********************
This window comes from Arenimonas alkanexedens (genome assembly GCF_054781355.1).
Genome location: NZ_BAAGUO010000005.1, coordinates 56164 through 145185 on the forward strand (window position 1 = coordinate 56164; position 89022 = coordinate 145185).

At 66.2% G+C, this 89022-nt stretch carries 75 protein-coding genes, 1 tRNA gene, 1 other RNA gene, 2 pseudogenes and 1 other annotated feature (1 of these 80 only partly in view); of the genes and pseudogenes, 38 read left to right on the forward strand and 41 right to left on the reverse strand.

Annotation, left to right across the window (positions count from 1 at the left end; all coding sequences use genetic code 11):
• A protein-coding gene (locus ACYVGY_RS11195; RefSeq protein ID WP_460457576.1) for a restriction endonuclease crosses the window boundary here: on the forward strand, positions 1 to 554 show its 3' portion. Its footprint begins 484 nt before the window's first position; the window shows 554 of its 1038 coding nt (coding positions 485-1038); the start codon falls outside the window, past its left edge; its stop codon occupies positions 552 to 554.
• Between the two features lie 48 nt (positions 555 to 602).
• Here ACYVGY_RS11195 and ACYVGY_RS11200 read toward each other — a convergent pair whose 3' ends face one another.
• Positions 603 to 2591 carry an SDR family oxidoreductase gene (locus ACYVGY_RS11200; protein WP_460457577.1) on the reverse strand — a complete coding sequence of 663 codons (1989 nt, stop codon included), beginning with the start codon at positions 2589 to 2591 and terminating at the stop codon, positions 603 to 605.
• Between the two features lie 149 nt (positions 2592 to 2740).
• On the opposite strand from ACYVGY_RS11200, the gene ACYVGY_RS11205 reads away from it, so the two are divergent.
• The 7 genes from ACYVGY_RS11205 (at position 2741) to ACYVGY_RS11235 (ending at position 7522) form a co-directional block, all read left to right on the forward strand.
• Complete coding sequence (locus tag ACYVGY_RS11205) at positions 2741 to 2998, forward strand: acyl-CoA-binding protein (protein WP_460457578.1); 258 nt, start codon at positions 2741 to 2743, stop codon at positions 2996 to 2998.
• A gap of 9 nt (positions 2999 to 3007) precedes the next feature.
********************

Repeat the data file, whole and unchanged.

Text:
This window comes from Arenimonas alkanexedens (genome assembly GCF_054781355.1).
Genome location: NZ_BAAGUO010000005.1, coordinates 56164 through 145185 on the forward strand (window position 1 = coordinate 56164; position 89022 = coordinate 145185).

At 66.2% G+C, this 89022-nt stretch carries 75 protein-coding genes, 1 tRNA gene, 1 other RNA gene, 2 pseudogenes and 1 other annotated feature (1 of these 80 only partly in view); of the genes and pseudogenes, 38 read left to right on the forward strand and 41 right to left on the reverse strand.

Annotation, left to right across the window (positions count from 1 at the left end; all coding sequences use genetic code 11):
• A protein-coding gene (locus ACYVGY_RS11195; RefSeq protein ID WP_460457576.1) for a restriction endonuclease crosses the window boundary here: on the forward strand, positions 1 to 554 show its 3' portion. Its footprint begins 484 nt before the window's first position; the window shows 554 of its 1038 coding nt (coding positions 485-1038); the start codon falls outside the window, past its left edge; its stop codon occupies positions 552 to 554.
• Between the two features lie 48 nt (positions 555 to 602).
• Here ACYVGY_RS11195 and ACYVGY_RS11200 read toward each other — a convergent pair whose 3' ends face one another.
• Positions 603 to 2591 carry an SDR family oxidoreductase gene (locus ACYVGY_RS11200; protein WP_460457577.1) on the reverse strand — a complete coding sequence of 663 codons (1989 nt, stop codon included), beginning with the start codon at positions 2589 to 2591 and terminating at the stop codon, positions 603 to 605.
• Between the two features lie 149 nt (positions 2592 to 2740).
• On the opposite strand from ACYVGY_RS11200, the gene ACYVGY_RS11205 reads away from it, so the two are divergent.
• The 7 genes from ACYVGY_RS11205 (at position 2741) to ACYVGY_RS11235 (ending at position 7522) form a co-directional block, all read left to right on the forward strand.
• Complete coding sequence (locus tag ACYVGY_RS11205) at positions 2741 to 2998, forward strand: acyl-CoA-binding protein (protein WP_460457578.1); 258 nt, start codon at positions 2741 to 2743, stop codon at positions 2996 to 2998.
• A gap of 9 nt (positions 2999 to 3007) precedes the next feature.